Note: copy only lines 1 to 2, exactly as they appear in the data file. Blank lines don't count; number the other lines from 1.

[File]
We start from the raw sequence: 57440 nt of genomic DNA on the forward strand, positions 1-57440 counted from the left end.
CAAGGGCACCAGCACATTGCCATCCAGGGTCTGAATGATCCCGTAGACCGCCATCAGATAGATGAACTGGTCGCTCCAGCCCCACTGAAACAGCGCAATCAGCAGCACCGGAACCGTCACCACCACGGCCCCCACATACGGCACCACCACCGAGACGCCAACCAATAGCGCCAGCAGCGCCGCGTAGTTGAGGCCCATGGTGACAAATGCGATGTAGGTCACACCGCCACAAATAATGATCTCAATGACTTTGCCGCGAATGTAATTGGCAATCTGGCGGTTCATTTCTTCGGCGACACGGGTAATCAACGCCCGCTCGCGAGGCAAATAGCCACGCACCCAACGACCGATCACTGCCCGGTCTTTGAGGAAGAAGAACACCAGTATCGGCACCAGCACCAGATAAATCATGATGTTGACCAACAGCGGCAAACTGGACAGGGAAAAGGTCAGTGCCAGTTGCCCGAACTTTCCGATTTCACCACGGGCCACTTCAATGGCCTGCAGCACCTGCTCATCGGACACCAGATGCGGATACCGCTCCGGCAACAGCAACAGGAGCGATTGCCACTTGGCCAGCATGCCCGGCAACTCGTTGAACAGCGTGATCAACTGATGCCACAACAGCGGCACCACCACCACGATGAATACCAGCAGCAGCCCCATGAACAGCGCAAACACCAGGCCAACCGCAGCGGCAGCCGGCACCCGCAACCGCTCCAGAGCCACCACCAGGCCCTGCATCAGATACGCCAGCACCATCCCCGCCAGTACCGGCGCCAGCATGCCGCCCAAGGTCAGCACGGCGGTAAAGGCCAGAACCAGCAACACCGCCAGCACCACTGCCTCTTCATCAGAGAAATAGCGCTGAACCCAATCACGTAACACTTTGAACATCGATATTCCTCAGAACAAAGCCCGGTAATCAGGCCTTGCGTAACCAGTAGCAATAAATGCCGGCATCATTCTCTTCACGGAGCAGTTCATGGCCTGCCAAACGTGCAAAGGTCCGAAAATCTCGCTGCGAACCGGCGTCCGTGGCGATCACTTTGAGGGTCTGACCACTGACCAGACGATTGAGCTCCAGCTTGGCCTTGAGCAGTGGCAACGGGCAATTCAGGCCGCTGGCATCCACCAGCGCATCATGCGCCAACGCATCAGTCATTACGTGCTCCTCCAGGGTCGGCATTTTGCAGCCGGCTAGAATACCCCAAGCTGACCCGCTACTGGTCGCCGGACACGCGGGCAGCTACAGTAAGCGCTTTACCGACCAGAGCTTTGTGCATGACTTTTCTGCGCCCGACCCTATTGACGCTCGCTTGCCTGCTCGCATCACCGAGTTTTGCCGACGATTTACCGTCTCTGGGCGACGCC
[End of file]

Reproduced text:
We start from the raw sequence: 57440 nt of genomic DNA on the forward strand, positions 1-57440 counted from the left end.
CAAGGGCACCAGCACATTGCCATCCAGGGTCTGAATGATCCCGTAGACCGCCATCAGATAGATGAACTGGTCGCTCCAGCCCCACTGAAACAGCGCAATCAGCAGCACCGGAACCGTCACCACCACGGCCCCCACATACGGCACCACCACCGAGACGCCAACCAATAGCGCCAGCAGCGCCGCGTAGTTGAGGCCCATGGTGACAAATGCGATGTAGGTCACACCGCCACAAATAATGATCTCAATGACTTTGCCGCGAATGTAATTGGCAATCTGGCGGTTCATTTCTTCGGCGACACGGGTAATCAACGCCCGCTCGCGAGGCAAATAGCCACGCACCCAACGACCGATCACTGCCCGGTCTTTGAGGAAGAAGAACACCAGTATCGGCACCAGCACCAGATAAATCATGATGTTGACCAACAGCGGCAAACTGGACAGGGAAAAGGTCAGTGCCAGTTGCCCGAACTTTCCGATTTCACCACGGGCCACTTCAATGGCCTGCAGCACCTGCTCATCGGACACCAGATGCGGATACCGCTCCGGCAACAGCAACAGGAGCGATTGCCACTTGGCCAGCATGCCCGGCAACTCGTTGAACAGCGTGATCAACTGATGCCACAACAGCGGCACCACCACCACGATGAATACCAGCAGCAGCCCCATGAACAGCGCAAACACCAGGCCAACCGCAGCGGCAGCCGGCACCCGCAACCGCTCCAGAGCCACCACCAGGCCCTGCATCAGATACGCCAGCACCATCCCCGCCAGTACCGGCGCCAGCATGCCGCCCAAGGTCAGCACGGCGGTAAAGGCCAGAACCAGCAACACCGCCAGCACCACTGCCTCTTCATCAGAGAAATAGCGCTGAACCCAATCACGTAACACTTTGAACATCGATATTCCTCAGAACAAAGCCCGGTAATCAGGCCTTGCGTAACCAGTAGCAATAAATGCCGGCATCATTCTCTTCACGGAGCAGTTCATGGCCTGCCAAACGTGCAAAGGTCCGAAAATCTCGCTGCGAACCGGCGTCCGTGGCGATCACTTTGAGGGTCTGACCACTGACCAGACGATTGAGCTCCAGCTTGGCCTTGAGCAGTGGCAACGGGCAATTCAGGCCGCTGGCATCCACCAGCGCATCATGCGCCAACGCATCAGTCATTACGTGCTCCTCCAGGGTCGGCATTTTGCAGCCGGCTAGAATACCCCAAGCTGACCCGCTACTGGTCGCCGGACACGCGGGCAGCTACAGTAAGCGCTTTACCGACCAGAGCTTTGTGCATGACTTTTCTGCGCCCGACCCTATTGACGCTCGCTTGCCTGCTCGCATCACCGAGTTTTGCCGACGATTTACCGTCTCTGGGCGACGCC